The purported merger between OfficeMax and Office Depot comes as office-supply stores are fighting a battle for relevance.
NEW YORK — Office Depot Inc., the No. 2 U.S. office-supply retailer, is in advanced talks to merge with smaller rival OfficeMax Inc., and a deal could come as early as this week, a person familiar with the matter said Monday.
Both companies, which trail industry leader Staples Inc, are under much pressure from investors to boost profitability as well as shareholder value, and a merger would help them to cut costs, close stores and boost their clout with suppliers.
The deal is expected to be structured as a stock-for-stock transaction, the person said, but the source also warned that the talks could still fall apart.
Office Depot has a market capitalization of $1.1 billion; OfficeMax has a market value of $932 million.
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Analysts have long called for consolidation in what they see as a cluttered sector, in which sales crumbled during the global financial crisis. Office-supply stores also are fighting a battle for relevance, with shoppers increasingly buying their paper, toner and technology online or at mass merchants.
Office Depot declined to comment on the news of a potential deal. Representatives for OfficeMax were not immediately available for comment. The news was first reported by The Wall Street Journal.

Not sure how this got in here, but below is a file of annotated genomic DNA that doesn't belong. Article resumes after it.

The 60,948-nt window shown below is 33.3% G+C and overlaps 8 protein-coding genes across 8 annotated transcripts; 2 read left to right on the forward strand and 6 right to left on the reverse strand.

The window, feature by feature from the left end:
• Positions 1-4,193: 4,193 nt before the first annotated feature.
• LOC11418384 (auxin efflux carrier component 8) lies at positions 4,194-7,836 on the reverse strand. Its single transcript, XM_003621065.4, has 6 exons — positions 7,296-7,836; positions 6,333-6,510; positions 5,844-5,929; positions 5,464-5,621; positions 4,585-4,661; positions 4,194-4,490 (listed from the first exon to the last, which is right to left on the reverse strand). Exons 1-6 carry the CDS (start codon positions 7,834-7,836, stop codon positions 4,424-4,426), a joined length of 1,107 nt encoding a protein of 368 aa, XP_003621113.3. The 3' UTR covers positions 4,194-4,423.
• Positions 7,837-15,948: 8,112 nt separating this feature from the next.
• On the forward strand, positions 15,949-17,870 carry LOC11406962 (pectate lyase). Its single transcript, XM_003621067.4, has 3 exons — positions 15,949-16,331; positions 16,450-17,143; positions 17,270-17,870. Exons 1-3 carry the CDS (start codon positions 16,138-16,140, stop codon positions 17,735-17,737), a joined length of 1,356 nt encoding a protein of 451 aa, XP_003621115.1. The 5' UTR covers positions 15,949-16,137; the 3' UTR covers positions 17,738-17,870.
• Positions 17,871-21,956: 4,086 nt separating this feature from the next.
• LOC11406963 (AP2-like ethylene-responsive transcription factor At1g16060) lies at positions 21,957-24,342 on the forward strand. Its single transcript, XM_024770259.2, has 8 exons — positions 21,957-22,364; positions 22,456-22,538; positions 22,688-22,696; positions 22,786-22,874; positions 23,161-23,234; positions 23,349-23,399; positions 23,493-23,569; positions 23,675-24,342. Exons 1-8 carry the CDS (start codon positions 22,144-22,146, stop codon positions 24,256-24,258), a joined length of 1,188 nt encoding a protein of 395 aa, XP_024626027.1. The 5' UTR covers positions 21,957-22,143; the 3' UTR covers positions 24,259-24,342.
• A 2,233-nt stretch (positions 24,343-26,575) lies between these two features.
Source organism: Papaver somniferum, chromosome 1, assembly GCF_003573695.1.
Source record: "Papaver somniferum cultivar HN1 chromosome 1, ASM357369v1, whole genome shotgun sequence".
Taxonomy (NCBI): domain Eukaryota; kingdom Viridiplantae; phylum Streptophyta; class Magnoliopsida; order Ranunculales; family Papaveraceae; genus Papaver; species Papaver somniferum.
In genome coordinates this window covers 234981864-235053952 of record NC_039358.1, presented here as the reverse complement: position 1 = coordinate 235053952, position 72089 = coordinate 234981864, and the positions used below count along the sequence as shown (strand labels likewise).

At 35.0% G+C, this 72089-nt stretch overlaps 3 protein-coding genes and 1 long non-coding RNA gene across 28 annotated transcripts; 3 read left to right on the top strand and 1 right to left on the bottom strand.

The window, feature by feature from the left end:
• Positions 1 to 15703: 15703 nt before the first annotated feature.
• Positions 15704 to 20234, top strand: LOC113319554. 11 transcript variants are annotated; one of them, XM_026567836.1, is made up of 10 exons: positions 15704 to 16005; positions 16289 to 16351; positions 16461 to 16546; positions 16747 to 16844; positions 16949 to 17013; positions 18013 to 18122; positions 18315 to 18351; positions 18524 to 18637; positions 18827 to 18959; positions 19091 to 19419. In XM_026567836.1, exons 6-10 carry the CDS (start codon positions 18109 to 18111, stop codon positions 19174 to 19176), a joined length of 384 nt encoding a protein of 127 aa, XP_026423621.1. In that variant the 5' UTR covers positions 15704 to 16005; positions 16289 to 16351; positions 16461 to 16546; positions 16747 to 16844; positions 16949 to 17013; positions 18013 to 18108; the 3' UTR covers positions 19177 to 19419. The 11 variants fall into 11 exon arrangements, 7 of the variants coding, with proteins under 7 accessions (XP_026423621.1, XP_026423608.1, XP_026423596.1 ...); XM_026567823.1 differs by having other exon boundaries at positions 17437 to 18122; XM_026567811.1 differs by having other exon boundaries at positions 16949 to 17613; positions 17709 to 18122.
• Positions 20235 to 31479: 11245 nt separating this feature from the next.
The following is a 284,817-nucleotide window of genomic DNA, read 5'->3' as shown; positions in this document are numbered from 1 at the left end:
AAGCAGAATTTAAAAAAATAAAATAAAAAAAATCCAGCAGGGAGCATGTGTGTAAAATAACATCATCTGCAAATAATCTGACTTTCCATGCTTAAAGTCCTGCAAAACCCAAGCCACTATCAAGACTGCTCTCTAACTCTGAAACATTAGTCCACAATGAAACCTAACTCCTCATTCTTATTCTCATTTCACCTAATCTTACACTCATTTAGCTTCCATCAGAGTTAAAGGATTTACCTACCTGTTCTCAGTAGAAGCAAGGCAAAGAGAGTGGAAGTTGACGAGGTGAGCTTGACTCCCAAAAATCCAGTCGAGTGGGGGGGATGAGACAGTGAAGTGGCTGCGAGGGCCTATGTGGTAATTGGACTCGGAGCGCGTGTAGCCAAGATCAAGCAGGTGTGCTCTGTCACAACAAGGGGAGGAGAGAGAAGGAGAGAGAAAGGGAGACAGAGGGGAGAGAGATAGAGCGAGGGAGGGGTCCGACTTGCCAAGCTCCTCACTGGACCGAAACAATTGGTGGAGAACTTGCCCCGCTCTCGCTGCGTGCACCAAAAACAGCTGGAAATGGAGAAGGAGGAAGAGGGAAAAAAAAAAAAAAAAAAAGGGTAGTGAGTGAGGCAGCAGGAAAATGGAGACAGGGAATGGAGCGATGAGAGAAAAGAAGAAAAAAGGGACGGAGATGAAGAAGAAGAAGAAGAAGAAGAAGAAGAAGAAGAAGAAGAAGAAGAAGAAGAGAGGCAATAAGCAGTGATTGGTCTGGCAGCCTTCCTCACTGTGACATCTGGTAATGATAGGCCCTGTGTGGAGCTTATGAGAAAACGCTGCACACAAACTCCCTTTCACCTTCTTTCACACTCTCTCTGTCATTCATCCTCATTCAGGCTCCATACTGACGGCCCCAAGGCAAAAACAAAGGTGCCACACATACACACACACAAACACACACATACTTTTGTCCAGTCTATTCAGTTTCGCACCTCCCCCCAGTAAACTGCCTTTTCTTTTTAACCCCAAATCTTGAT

Neuberger Berman LLC, one of OfficeMax's top investors and which has pressured the company to do more for shareholders, said it would support a merger with Office Depot Inc. depending on deal terms.
Benjamin Nahum, a portfolio manager at the investment firm, told Reuters in an interview Monday that his preference would be for OfficeMax to declare a special dividend before merging with Office Depot.
"In our view, this would facilitate a fair deal," Nahum said, adding that OfficeMax shareholders should be compensated for "the balance-sheet strength that we bring to this combined entity".
Neuberger Berman had called on the company in June to return money to shareholders in the form of a dividend or share repurchases and raised the specter of a proxy fight.
According to Thomson Reuters data, Neuberger Berman owns 4.76 percent of OfficeMax, making it the third-largest shareholder of the Naperville, Ill., company.
Office Depot also has come under pressure, with activist hedge fund Starboard Value LP urging it in September to make some drastic cost cuts and take other steps to improve performance.
In 2011, Office Depot CEO Neil Austrian told Reuters that although the office-supply retail sector was ripe for consolidation, antitrust regulators were sticking to an antiquated view of the sector and not letting key players merge.
The Federal Trade Commission rejected a $4 billion merger of Office Depot and Staples in 1997, saying it would lead to less competition and higher prices for customers.
Analysts now play down those concerns as mass merchants such as Target Corp. and Amazon.com become bigger players in the sector.
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